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If you read the next paragraph, it seems that Dirac means that the eigenvalues are non-degenerate, i.e. for a set of simultaneous eigenvalues $\xi_1^\prime, \xi_2^\prime\dots$ there is exactly one corresponding eigenbra. There are no two distinct bras which are eigenbras of all the operators $\xi_1, \xi_2\dots$ and have the same eigenvalues for all of them. ...


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If the electron is confined to the $x-y$-plane, it's $z$-position is fixed, i.e. certain, and hence the $z$-momentum infinitely uncertain by the uncertainty relation. That paragraph is trying to say that, if the magnitude of $\vec L$ is larger than $L_z$, then $\vec L$ is not fixed, and if angular momentum is not fixed, i.e. conserved, then the motion does ...


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If the particle is known to be in the $xy$-plane, then $\Delta z = 0$, and so (by the uncertainty principle) $\Delta p_z = \infty$. Roughly speaking, this means that there's a good chance that the particle's momentum would be greater than "escape momentum", and thus that it could escape from the hydrogen atom. (I'm kind of dubious about this argument ...


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$\newcommand{\ket}[1]{\lvert #1 \rangle}$The Schrödinger equation does not say what you claim it does. The time-independent Schrödinger equation is an eigenvalue equation for the Hamiltonian operator $$ H \ket{\psi_E} = E \ket{\psi_E}$$ where solving for $\ket{\psi_E}$ for a concrete $H$ gives us the occuring eigenstates of $H$. It does not say that these ...


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$\newcommand{\ket}[1]{\left| #1 \right>}$If your state is in an eigenstate of the energy operator then the answer is that you'll get the same value for the energy every time you measure the particle's energy. That is the reason why the energy eigenstates are also called stationary states. On the other hand you can also have a superposition of energy ...


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No, that is not quite correct. The Schrödinger equivalence says that if the system has a definite energy, then this energy can only be an eigenvalue of the system's hamiltonian $\hat H$. There is no requirement, however, for the system to have a definite energy; if the energy is undefined then an energy measurement may return different (eigen)values on ...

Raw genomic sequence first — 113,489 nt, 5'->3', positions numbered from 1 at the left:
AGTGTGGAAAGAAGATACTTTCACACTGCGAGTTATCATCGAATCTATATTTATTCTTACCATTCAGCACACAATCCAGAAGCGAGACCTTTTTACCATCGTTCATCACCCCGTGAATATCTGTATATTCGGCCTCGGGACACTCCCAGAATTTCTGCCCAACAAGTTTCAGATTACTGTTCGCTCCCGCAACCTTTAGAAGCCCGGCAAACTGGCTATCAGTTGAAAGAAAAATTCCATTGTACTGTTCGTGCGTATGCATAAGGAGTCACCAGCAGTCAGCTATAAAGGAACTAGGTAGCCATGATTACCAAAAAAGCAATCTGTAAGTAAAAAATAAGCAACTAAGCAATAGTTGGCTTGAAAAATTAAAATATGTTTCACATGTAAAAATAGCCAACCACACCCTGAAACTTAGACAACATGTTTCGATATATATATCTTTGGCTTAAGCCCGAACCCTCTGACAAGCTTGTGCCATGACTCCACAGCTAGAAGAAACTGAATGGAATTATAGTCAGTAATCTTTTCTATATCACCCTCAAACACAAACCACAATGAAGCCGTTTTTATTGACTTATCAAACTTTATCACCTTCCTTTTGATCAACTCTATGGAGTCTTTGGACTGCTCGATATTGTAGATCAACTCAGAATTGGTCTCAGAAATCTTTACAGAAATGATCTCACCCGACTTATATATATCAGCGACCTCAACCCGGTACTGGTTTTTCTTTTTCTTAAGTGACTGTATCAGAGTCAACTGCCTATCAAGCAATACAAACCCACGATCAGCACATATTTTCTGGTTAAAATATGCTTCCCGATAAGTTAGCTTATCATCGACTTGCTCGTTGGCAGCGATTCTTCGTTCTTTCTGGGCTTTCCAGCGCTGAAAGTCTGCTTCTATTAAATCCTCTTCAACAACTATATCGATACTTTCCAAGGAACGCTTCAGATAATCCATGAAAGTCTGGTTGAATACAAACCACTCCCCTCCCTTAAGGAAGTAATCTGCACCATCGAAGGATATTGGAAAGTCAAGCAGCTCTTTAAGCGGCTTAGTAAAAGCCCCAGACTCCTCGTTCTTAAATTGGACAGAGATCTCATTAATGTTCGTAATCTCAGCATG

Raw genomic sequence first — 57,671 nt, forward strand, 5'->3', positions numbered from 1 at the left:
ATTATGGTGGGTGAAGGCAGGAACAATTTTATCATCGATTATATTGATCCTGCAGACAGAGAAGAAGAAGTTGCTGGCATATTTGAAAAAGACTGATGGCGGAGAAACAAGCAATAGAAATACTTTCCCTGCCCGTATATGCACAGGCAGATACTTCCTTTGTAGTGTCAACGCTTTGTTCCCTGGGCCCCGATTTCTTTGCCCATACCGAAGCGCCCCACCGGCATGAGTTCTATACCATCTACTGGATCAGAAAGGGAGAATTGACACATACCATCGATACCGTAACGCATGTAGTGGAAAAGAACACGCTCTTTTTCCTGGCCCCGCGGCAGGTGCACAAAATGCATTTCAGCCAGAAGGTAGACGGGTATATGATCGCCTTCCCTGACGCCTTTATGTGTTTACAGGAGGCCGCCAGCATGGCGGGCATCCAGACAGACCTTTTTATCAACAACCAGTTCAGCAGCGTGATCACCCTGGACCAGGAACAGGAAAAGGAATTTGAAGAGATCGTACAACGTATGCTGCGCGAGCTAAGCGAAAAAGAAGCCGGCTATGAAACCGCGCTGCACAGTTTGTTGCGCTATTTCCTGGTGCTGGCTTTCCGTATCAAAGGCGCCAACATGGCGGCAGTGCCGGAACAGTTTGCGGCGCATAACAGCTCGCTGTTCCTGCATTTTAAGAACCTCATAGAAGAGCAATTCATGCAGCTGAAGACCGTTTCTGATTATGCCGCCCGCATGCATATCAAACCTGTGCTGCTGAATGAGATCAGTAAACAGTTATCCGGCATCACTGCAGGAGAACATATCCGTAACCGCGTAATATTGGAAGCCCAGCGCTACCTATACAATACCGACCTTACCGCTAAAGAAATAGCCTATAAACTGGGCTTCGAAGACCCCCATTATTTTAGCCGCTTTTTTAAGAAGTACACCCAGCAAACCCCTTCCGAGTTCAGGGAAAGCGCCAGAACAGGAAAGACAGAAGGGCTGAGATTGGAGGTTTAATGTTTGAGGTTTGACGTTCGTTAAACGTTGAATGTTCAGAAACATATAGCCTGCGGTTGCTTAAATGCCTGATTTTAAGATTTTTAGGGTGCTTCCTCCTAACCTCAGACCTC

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Note that you only can identify the numbers with the operators when you hold a plane wave function. For an arbitrary wave functions, you can't identify the operator $(\hbar/i)(\partial / \partial x)$ with some number $p$, but you can hold the operator to have some significant meaning related to this numbers. If you apply $$ \langle P\rangle = \int dx \, ...


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Not equal, but equivalent, in the sense that they have the same effect on the wavefunction in question. More precisely, the book is using a slight abuse of terminology. Taking momentum as an example, it's not really the case that the dynamical quantity of momentum is equivalent to the operator $\frac{\hbar}{i}\frac{\partial}{\partial x}$, because a number ...


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As argued by von Neumann, the measuring process has many properties that resemble those found in the theory of operator algebras. For instance, if you have an instrument, you can measure something, say the length of a table, to get a certain value $x$ within experimental errors. What you can now do is relabel the ticks of your instrument according to a ...


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The reason operators correspond to measured values has to do with what happens when you connect a measurement apparatus to the system under observation. Suppose the Hamiltonian of the system by itself is $H_S$ and the Hamiltonian of the measurement apparatus by itself is $H_M$. When $M$ is physically connected to $S$, we get a additional "interaction" term ...


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You will have to settle for momentum since speed is not a quantum mechanical observable (because $\dot{x}$ is not a classical observable on the phase space, which are functions of $x$ and $p$, but a function of a classical trajectory $(x(t),p(t))$, so canonical quantization does not produce a "speed" observable). The probability for a certain momentum, ...



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